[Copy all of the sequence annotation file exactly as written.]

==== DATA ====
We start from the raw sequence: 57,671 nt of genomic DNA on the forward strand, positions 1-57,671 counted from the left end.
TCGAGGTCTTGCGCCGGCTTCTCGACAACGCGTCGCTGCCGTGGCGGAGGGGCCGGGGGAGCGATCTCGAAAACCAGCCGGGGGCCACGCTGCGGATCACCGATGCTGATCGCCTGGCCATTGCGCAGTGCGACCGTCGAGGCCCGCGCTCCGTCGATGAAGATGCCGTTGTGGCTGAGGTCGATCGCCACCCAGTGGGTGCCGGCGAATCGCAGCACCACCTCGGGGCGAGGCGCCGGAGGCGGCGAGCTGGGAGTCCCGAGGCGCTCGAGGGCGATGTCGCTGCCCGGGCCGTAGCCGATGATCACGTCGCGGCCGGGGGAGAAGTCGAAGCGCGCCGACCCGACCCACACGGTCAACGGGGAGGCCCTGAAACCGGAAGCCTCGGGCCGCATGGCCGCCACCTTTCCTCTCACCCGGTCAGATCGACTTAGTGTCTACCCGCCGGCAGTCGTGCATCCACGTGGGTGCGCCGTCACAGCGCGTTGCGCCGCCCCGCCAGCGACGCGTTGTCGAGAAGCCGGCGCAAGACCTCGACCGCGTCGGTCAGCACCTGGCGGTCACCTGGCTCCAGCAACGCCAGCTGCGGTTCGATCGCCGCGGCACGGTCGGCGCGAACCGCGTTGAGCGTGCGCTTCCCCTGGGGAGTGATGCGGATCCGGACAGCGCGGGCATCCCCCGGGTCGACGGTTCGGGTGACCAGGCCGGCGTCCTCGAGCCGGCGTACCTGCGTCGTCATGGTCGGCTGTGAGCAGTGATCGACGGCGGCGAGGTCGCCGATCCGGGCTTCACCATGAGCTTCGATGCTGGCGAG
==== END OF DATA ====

We start from the raw sequence: 57,671 nt of genomic DNA on the forward strand, positions 1-57,671 counted from the left end.
TCGAGGTCTTGCGCCGGCTTCTCGACAACGCGTCGCTGCCGTGGCGGAGGGGCCGGGGGAGCGATCTCGAAAACCAGCCGGGGGCCACGCTGCGGATCACCGATGCTGATCGCCTGGCCATTGCGCAGTGCGACCGTCGAGGCCCGCGCTCCGTCGATGAAGATGCCGTTGTGGCTGAGGTCGATCGCCACCCAGTGGGTGCCGGCGAATCGCAGCACCACCTCGGGGCGAGGCGCCGGAGGCGGCGAGCTGGGAGTCCCGAGGCGCTCGAGGGCGATGTCGCTGCCCGGGCCGTAGCCGATGATCACGTCGCGGCCGGGGGAGAAGTCGAAGCGCGCCGACCCGACCCACACGGTCAACGGGGAGGCCCTGAAACCGGAAGCCTCGGGCCGCATGGCCGCCACCTTTCCTCTCACCCGGTCAGATCGACTTAGTGTCTACCCGCCGGCAGTCGTGCATCCACGTGGGTGCGCCGTCACAGCGCGTTGCGCCGCCCCGCCAGCGACGCGTTGTCGAGAAGCCGGCGCAAGACCTCGACCGCGTCGGTCAGCACCTGGCGGTCACCTGGCTCCAGCAACGCCAGCTGCGGTTCGATCGCCGCGGCACGGTCGGCGCGAACCGCGTTGAGCGTGCGCTTCCCCTGGGGAGTGATGCGGATCCGGACAGCGCGGGCATCCCCCGGGTCGACGGTTCGGGTGACCAGGCCGGCGTCCTCGAGCCGGCGTACCTGCGTCGTCATGGTCGGCTGTGAGCAGTGATCGACGGCGGCGAGGTCGCCGATCCGGGCTTCACCATGAGCTTCGATGCTGGCGAG